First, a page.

Illinois Fil-Am ex-judge gets one year in prison for mortgage fraud
CHICAGO–“I’m an embarrassment!” cried Jessica Arong Obrien, who told U.S. District Judge Thomas Durkin,“I will fall on my sword if I have to, but I need you to know the truth!” she continued through tears. The emotional scene led the judge to order a recess.
The first Filipina judge in Illinois’ Cook County pleaded for 30 minutes for leniency in a federal courtroom Dec. 20, but she was sentenced to a year and one day in prison for her role in a $1.4-million mortgage fraud scheme that occurred years before she got elected judge.
Jessica Arong O’Brien,51, a respected civic leader, is married to another Cook County Judge Brendan O’ Brien, and the couple has three children. She was indicted in 2017 and officially resigned from her post after a federal jury convicted her last February.
She and her former business partner scammed several lenders in the purchase of two Chicago South Side properties when she was a lawyer and real estate agent a decade ago in Lincolnwood, Illinois. She was then also working as a special assistant attorney general for the Illinois Department of Revenue.
With dozens of relatives and supporters in court, O’Brien repeatedly told the judge that she “should have known better” as a lawyer that she was committing fraud, repeatedly stressing how she shamed her family and lost a career she loved.
“Of course, I have remorse as to my stupidity,” O’Brien said in her vain attempt to receive probation.
But Judge Durkin who remained undaunted said that the fraud scheme she orchestrated lasted nearly three years and wasn’t done as a result of an oversight. “This was a crime,” the judge added.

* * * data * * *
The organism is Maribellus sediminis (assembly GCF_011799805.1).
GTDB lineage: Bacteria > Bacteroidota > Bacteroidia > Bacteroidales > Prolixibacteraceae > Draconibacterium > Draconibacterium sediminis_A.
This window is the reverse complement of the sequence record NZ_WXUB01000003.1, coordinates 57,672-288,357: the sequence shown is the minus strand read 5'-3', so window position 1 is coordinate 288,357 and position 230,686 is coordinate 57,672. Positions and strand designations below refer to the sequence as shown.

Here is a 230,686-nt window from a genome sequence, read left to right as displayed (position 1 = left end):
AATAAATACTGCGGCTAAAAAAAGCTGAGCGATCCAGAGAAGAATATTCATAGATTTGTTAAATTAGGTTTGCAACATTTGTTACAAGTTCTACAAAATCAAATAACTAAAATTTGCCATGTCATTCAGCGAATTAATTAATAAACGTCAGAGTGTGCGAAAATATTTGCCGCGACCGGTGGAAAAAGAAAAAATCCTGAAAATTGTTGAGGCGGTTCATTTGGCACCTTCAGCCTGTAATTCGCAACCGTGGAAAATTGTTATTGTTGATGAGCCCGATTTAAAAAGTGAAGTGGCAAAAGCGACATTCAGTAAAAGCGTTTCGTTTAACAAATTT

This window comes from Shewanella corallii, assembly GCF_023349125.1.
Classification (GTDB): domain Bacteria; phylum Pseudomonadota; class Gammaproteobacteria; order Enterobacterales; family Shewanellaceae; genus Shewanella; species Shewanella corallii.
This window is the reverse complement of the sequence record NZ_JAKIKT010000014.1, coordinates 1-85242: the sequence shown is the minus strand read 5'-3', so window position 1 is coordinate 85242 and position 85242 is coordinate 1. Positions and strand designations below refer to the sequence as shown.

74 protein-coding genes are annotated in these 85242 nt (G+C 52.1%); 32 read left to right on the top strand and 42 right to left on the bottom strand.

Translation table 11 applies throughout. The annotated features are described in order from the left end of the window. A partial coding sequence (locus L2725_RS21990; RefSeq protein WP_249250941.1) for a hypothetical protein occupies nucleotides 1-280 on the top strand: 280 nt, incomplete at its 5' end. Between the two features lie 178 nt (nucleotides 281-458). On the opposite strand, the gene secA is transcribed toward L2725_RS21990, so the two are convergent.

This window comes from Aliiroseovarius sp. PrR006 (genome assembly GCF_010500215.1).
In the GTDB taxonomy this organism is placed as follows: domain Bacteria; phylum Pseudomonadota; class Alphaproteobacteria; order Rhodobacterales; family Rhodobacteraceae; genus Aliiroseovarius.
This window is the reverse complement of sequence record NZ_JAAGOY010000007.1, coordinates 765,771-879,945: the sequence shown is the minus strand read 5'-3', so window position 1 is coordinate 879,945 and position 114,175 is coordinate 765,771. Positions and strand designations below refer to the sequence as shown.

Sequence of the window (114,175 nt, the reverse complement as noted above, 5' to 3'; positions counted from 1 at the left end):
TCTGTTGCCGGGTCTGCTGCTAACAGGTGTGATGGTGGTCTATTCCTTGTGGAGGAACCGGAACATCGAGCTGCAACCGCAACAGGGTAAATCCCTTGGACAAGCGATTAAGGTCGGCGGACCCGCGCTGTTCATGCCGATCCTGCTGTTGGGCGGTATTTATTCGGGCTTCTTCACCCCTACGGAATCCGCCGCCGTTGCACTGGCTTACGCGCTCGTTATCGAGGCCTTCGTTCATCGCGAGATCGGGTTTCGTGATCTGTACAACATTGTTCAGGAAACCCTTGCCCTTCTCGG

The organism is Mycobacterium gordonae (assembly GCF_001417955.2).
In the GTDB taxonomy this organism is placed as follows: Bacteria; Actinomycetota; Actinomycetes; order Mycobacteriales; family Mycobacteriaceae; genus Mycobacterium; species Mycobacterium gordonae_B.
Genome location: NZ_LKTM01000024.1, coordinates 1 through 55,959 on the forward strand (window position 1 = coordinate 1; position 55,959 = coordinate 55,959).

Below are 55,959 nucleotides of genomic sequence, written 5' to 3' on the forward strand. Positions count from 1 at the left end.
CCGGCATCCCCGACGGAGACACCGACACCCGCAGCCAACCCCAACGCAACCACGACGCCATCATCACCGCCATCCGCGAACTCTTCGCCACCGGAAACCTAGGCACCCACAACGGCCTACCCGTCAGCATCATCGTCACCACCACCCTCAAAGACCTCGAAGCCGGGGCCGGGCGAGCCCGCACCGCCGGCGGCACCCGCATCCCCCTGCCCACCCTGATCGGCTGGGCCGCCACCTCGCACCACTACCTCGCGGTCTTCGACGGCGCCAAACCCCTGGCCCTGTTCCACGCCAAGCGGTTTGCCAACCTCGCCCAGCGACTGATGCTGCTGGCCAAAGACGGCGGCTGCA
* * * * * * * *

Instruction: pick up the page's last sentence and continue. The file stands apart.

The crowd that came for the sentencing was given a rundown of Jessica O’Brien’s version of living the American Dream—a Filipina from Cebu who came to the U.S. with almost nothing but, through perseverance and determination, found phenomenal success.
After earning degrees in culinary arts and restaurant management and being a manager of a multinational food company, she went to John Marshall Law School in Chicago and became a lawyer in 1998.
She was the first Asian elected president of the Women’s Bar Association of Illinois, served on the board of governors for the Illinois State Bar Association. She co-founded a foundation in 2008 that gave scholarships to aspiring law students.
“It is an inspirational story,” her lawyer, Steve Greenberg, said in arguing for probation. In asking for a two-year prison sentence, Assistant U.S. Attorney Matthey Madden stressed that O’Brien had refused to take any responsibility for her crime.
“She used lies to buy and sell these properties,” Madden had told jurors in February. “She doesn’t seem to have acknowledged at all that her poor decisions are what led her here to this courtroom,” Madden said.
The Chicago Tribune reported that O’Brien “blamed family issues at that time in 2003 when she said she decided to get into the real estate game — a decision she would come to regret.
“She also said she hoped her downfall would be a lesson to other lawyers that they will be held to a higher standard.”